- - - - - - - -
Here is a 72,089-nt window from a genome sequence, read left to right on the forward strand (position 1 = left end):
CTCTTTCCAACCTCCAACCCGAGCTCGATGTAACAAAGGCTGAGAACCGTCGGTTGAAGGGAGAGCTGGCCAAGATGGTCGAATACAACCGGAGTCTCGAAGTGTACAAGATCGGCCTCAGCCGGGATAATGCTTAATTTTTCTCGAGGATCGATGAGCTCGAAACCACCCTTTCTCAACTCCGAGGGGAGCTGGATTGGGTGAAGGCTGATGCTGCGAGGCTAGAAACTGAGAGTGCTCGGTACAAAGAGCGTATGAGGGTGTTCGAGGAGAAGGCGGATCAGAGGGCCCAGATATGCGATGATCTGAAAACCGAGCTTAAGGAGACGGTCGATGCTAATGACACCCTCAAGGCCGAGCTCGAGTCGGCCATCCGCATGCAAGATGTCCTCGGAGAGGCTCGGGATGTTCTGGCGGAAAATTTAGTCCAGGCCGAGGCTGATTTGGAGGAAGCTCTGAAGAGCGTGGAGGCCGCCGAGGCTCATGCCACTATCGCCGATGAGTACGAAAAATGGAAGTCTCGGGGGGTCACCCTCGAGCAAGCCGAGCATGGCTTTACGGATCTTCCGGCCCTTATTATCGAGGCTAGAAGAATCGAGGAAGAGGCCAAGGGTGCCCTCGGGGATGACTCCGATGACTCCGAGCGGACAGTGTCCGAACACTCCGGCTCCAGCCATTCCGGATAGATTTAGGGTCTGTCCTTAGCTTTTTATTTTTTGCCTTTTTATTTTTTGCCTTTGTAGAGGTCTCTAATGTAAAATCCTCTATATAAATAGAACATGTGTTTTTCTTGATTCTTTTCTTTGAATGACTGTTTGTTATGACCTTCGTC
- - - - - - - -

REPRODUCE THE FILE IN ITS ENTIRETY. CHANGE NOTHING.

Here is a 72,089-nt window from a genome sequence, read left to right on the forward strand (position 1 = left end):
CTCTTTCCAACCTCCAACCCGAGCTCGATGTAACAAAGGCTGAGAACCGTCGGTTGAAGGGAGAGCTGGCCAAGATGGTCGAATACAACCGGAGTCTCGAAGTGTACAAGATCGGCCTCAGCCGGGATAATGCTTAATTTTTCTCGAGGATCGATGAGCTCGAAACCACCCTTTCTCAACTCCGAGGGGAGCTGGATTGGGTGAAGGCTGATGCTGCGAGGCTAGAAACTGAGAGTGCTCGGTACAAAGAGCGTATGAGGGTGTTCGAGGAGAAGGCGGATCAGAGGGCCCAGATATGCGATGATCTGAAAACCGAGCTTAAGGAGACGGTCGATGCTAATGACACCCTCAAGGCCGAGCTCGAGTCGGCCATCCGCATGCAAGATGTCCTCGGAGAGGCTCGGGATGTTCTGGCGGAAAATTTAGTCCAGGCCGAGGCTGATTTGGAGGAAGCTCTGAAGAGCGTGGAGGCCGCCGAGGCTCATGCCACTATCGCCGATGAGTACGAAAAATGGAAGTCTCGGGGGGTCACCCTCGAGCAAGCCGAGCATGGCTTTACGGATCTTCCGGCCCTTATTATCGAGGCTAGAAGAATCGAGGAAGAGGCCAAGGGTGCCCTCGGGGATGACTCCGATGACTCCGAGCGGACAGTGTCCGAACACTCCGGCTCCAGCCATTCCGGATAGATTTAGGGTCTGTCCTTAGCTTTTTATTTTTTGCCTTTTTATTTTTTGCCTTTGTAGAGGTCTCTAATGTAAAATCCTCTATATAAATAGAACATGTGTTTTTCTTGATTCTTTTCTTTGAATGACTGTTTGTTATGACCTTCGTC